A Magnificent Example of Roman Expertise: The Santa Maria in Cosmedin Water Fountain

p-722__65559.jpg Both Christian and pagan relics have been found in large quantities by archaeologists and restorers searching the area of the Santa Maria in Cosmedin in Rome. The celebrated marble sculpture called the Bocca della Verità (Mouth of Truth) can be seen in the portico of the basilica nearby. Built in 1719, the Santa Maria in Cosmedin water fountain was relatively unknown and located far from sight making it difficult to visit. The part of town where it was located was forlorn and bleak which generally kept visitors away. As part of an effort to modernize the square outside the church of Santa Maria in Cosmedin, the Italian architect Carlo Bizzaccheri was instructed by Pope Clement XI to design a fountain. The task of laying down the church’s foundation started on August 17, 1717. The first stone to be placed in the foundation was blessed and medals bearing the illustrations of the Blessed Virgin, for whom the church is named, and St. John the Baptist, the patron saint of water, were also thrown in.

Historic Crete & The Minoans: Outdoor Fountains

On the Greek island of Crete, excavations have unearthed channels of different sorts. These delivered water and extracted it, including water from waste and storms. They were typically constructed from terracotta or stone. When prepared from terracotta, they were usually in the format of canals and round or rectangular conduits. There are a couple of examples of Minoan terracotta pipes, those with a shortened cone form and a U-shape which have not been observed in any civilization since that time. Knossos Palace had a sophisticated plumbing network made of terracotta pipes which ran up to three meters under ground. The clay conduits were additionally utilized for accumulating and saving water. These clay pipelines were essential to perform: Underground Water Transportation: This system’s undetectable nature may suggest that it was primarily planned for some sort of ritual or to allocate water to restricted groups. Quality Water Transportation: The conduits could also have been utilized to haul water to fountains which were different from the city’s standard technique.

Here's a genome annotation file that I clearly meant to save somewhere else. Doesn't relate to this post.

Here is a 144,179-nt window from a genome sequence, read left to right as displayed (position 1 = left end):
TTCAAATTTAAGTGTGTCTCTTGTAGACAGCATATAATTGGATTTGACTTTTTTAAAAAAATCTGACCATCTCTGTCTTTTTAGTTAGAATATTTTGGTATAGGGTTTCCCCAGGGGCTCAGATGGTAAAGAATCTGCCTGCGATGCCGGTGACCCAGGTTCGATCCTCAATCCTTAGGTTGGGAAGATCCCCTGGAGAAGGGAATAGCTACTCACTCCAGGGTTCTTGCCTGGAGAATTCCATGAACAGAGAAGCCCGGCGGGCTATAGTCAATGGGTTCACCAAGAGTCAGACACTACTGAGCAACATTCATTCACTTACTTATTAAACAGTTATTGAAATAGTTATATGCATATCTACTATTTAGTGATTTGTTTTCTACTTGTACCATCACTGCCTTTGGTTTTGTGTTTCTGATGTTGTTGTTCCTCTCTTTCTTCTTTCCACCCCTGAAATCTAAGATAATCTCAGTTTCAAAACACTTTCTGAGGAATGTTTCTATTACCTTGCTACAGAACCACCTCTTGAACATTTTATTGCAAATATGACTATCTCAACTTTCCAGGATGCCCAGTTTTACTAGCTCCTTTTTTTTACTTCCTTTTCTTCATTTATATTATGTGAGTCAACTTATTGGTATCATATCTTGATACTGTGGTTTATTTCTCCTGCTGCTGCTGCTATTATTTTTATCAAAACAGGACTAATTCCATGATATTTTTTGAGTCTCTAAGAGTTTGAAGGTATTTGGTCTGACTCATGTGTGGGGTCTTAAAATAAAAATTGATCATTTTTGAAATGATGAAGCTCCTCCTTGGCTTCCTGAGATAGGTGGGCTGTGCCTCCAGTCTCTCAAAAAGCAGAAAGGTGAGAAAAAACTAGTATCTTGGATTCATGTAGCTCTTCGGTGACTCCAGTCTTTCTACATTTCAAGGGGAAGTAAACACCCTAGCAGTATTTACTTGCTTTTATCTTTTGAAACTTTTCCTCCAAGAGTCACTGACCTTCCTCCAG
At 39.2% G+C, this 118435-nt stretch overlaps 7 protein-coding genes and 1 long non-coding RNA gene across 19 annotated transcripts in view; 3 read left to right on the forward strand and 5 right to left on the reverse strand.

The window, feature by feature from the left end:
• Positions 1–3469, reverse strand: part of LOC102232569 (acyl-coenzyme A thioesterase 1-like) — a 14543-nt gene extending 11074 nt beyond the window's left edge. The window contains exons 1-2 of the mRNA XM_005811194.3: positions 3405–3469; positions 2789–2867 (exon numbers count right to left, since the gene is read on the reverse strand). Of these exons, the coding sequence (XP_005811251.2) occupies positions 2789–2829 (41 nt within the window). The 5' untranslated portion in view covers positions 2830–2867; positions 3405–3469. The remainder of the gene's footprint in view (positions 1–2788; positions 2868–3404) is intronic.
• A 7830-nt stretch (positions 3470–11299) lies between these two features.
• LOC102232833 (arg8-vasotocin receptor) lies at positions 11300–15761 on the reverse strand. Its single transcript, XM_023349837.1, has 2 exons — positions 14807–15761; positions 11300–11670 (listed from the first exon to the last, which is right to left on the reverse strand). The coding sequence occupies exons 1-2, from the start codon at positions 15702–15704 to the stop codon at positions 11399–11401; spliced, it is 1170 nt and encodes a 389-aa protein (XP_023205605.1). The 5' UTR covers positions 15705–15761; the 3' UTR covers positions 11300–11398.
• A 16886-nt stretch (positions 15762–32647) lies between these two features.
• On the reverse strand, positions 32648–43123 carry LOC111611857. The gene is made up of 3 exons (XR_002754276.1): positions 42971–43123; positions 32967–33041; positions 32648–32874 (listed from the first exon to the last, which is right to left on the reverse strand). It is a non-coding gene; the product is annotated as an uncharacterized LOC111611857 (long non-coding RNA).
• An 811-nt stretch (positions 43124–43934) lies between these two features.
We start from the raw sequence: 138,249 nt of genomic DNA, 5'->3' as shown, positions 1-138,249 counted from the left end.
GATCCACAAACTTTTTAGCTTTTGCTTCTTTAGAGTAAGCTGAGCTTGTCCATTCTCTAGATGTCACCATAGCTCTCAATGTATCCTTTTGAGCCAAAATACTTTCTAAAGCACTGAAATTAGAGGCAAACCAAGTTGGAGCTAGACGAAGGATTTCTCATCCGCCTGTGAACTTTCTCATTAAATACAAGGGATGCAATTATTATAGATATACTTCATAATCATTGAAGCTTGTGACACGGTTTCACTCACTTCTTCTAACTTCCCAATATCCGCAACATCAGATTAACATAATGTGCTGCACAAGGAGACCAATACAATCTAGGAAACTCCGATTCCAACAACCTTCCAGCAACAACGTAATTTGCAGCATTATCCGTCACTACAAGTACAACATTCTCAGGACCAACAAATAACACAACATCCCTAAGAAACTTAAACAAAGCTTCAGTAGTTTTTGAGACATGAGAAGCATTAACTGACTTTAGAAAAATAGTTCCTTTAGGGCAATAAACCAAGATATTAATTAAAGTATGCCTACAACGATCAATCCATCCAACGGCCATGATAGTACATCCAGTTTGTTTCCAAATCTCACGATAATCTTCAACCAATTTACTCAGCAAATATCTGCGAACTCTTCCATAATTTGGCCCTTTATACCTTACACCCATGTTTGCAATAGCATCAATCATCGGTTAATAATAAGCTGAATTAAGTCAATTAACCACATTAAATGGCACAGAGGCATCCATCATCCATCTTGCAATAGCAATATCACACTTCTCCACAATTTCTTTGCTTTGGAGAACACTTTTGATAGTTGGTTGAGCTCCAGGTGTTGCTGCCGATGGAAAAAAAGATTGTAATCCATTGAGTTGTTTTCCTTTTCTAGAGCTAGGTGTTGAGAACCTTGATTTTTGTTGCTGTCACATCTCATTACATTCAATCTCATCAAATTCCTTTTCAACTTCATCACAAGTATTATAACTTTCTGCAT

Ways to the Benefits of Feng Shui to Your Garden

Experience the health benefits of feng shui by incorporating its design elements into your yard.

As far as the size of your yard goes, it is not particularly important when adding feng shui design to it. It is fabulous to have a huge space to work with, but do not worry if the area is small since you can still incorporate feng shui design.

Whether you are bringing feng shui design to your home or garden, the tools are the same. Since the energy map, or bagua, of your garden is an extension of your house’s bagua, you will need to begin by knowing the bagua of the house.

In order to make the most of feng shui, it is crucial to start by understanding how to bolster each of its five elements.

Feng shui design calls for the Earth element, for example, to be integrated into the northeastern corner of your garden, as that section connects to self-cultivation and personal improvement energy. A Zen garden with some nice natural rocks is perfect for that spot, as the rocks represent the Earth element.

Consider incorporating a water feature into these feng shui areas: East (health & family), North (career & path in life), or Southeast (money and abundance).


The Minoan Society: Outdoor Fountains
On the Greek island of Crete, excavations have discovered conduits of multiple types. Along with delivering water, they distributed water which gathered from... read more
Garden Water Fountains Lost to History
Towns and communities depended on working water fountains to conduct water for cooking, washing, and cleaning from nearby sources like lakes, channels, or creeks. ... read more
Visit the World’s Biggest Fountains
Lastly is the Jet d’Eau (1951) in Geneva, Switzerland, which measures 140 meters (460 feet). read more
Explore the World’s Biggest Water Works
And finally comes the Jet d'eau, in Geneva (1951) which measures 140 meters (460 feet) in height. read more
Explore the World’s Most Incredible Water Features
And finally comes the Jet d'eau, in Geneva (1951) which measures 140 meters (460 feet) in height. read more
Visit the World’s Most Impressive Water Displays
And at #8, we have the the Jet d'eau, in Geneva (1951), measuring 140 meters (460 feet). read more